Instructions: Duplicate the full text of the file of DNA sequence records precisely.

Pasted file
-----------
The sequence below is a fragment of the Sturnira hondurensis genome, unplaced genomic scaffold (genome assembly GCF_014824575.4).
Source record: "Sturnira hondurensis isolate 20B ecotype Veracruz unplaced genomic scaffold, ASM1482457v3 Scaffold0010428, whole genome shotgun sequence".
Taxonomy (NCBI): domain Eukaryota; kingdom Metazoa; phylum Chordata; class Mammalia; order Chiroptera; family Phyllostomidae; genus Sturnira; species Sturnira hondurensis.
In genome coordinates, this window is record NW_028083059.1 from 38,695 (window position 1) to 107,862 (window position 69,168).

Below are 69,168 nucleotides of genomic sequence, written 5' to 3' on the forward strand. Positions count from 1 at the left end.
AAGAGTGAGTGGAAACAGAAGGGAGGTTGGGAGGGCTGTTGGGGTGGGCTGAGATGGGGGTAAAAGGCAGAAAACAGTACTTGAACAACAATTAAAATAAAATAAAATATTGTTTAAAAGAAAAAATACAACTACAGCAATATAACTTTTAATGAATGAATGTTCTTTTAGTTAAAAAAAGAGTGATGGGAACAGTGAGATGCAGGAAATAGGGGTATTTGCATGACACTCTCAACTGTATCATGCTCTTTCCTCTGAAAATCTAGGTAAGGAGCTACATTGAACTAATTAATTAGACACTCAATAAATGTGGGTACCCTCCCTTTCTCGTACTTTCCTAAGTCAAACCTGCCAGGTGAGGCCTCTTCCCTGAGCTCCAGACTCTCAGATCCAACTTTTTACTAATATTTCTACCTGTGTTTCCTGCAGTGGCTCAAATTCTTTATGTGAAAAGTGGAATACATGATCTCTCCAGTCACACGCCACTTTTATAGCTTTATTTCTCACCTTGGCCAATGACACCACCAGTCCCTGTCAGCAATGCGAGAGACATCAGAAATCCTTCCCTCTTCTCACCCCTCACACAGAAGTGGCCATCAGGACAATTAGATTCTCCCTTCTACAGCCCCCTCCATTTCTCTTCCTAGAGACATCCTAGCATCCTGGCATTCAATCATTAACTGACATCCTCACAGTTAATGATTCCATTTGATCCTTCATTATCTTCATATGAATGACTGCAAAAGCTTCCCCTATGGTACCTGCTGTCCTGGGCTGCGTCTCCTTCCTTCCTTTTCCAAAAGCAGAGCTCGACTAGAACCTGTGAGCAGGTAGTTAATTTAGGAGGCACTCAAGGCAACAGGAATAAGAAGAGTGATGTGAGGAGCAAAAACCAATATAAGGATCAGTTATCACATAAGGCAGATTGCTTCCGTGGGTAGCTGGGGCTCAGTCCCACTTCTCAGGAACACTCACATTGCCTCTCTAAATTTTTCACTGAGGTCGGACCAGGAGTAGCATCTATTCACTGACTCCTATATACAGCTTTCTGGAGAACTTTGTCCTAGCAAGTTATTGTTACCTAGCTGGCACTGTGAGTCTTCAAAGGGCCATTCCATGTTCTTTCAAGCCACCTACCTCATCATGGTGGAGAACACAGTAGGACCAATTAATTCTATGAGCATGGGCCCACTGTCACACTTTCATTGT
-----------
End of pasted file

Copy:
The sequence below is a fragment of the Sturnira hondurensis genome, unplaced genomic scaffold (genome assembly GCF_014824575.4).
Source record: "Sturnira hondurensis isolate 20B ecotype Veracruz unplaced genomic scaffold, ASM1482457v3 Scaffold0010428, whole genome shotgun sequence".
Taxonomy (NCBI): domain Eukaryota; kingdom Metazoa; phylum Chordata; class Mammalia; order Chiroptera; family Phyllostomidae; genus Sturnira; species Sturnira hondurensis.
In genome coordinates, this window is record NW_028083059.1 from 38,695 (window position 1) to 107,862 (window position 69,168).

Below are 69,168 nucleotides of genomic sequence, written 5' to 3' on the forward strand. Positions count from 1 at the left end.
AAGAGTGAGTGGAAACAGAAGGGAGGTTGGGAGGGCTGTTGGGGTGGGCTGAGATGGGGGTAAAAGGCAGAAAACAGTACTTGAACAACAATTAAAATAAAATAAAATATTGTTTAAAAGAAAAAATACAACTACAGCAATATAACTTTTAATGAATGAATGTTCTTTTAGTTAAAAAAAGAGTGATGGGAACAGTGAGATGCAGGAAATAGGGGTATTTGCATGACACTCTCAACTGTATCATGCTCTTTCCTCTGAAAATCTAGGTAAGGAGCTACATTGAACTAATTAATTAGACACTCAATAAATGTGGGTACCCTCCCTTTCTCGTACTTTCCTAAGTCAAACCTGCCAGGTGAGGCCTCTTCCCTGAGCTCCAGACTCTCAGATCCAACTTTTTACTAATATTTCTACCTGTGTTTCCTGCAGTGGCTCAAATTCTTTATGTGAAAAGTGGAATACATGATCTCTCCAGTCACACGCCACTTTTATAGCTTTATTTCTCACCTTGGCCAATGACACCACCAGTCCCTGTCAGCAATGCGAGAGACATCAGAAATCCTTCCCTCTTCTCACCCCTCACACAGAAGTGGCCATCAGGACAATTAGATTCTCCCTTCTACAGCCCCCTCCATTTCTCTTCCTAGAGACATCCTAGCATCCTGGCATTCAATCATTAACTGACATCCTCACAGTTAATGATTCCATTTGATCCTTCATTATCTTCATATGAATGACTGCAAAAGCTTCCCCTATGGTACCTGCTGTCCTGGGCTGCGTCTCCTTCCTTCCTTTTCCAAAAGCAGAGCTCGACTAGAACCTGTGAGCAGGTAGTTAATTTAGGAGGCACTCAAGGCAACAGGAATAAGAAGAGTGATGTGAGGAGCAAAAACCAATATAAGGATCAGTTATCACATAAGGCAGATTGCTTCCGTGGGTAGCTGGGGCTCAGTCCCACTTCTCAGGAACACTCACATTGCCTCTCTAAATTTTTCACTGAGGTCGGACCAGGAGTAGCATCTATTCACTGACTCCTATATACAGCTTTCTGGAGAACTTTGTCCTAGCAAGTTATTGTTACCTAGCTGGCACTGTGAGTCTTCAAAGGGCCATTCCATGTTCTTTCAAGCCACCTACCTCATCATGGTGGAGAACACAGTAGGACCAATTAATTCTATGAGCATGGGCCCACTGTCACACTTTCATTGT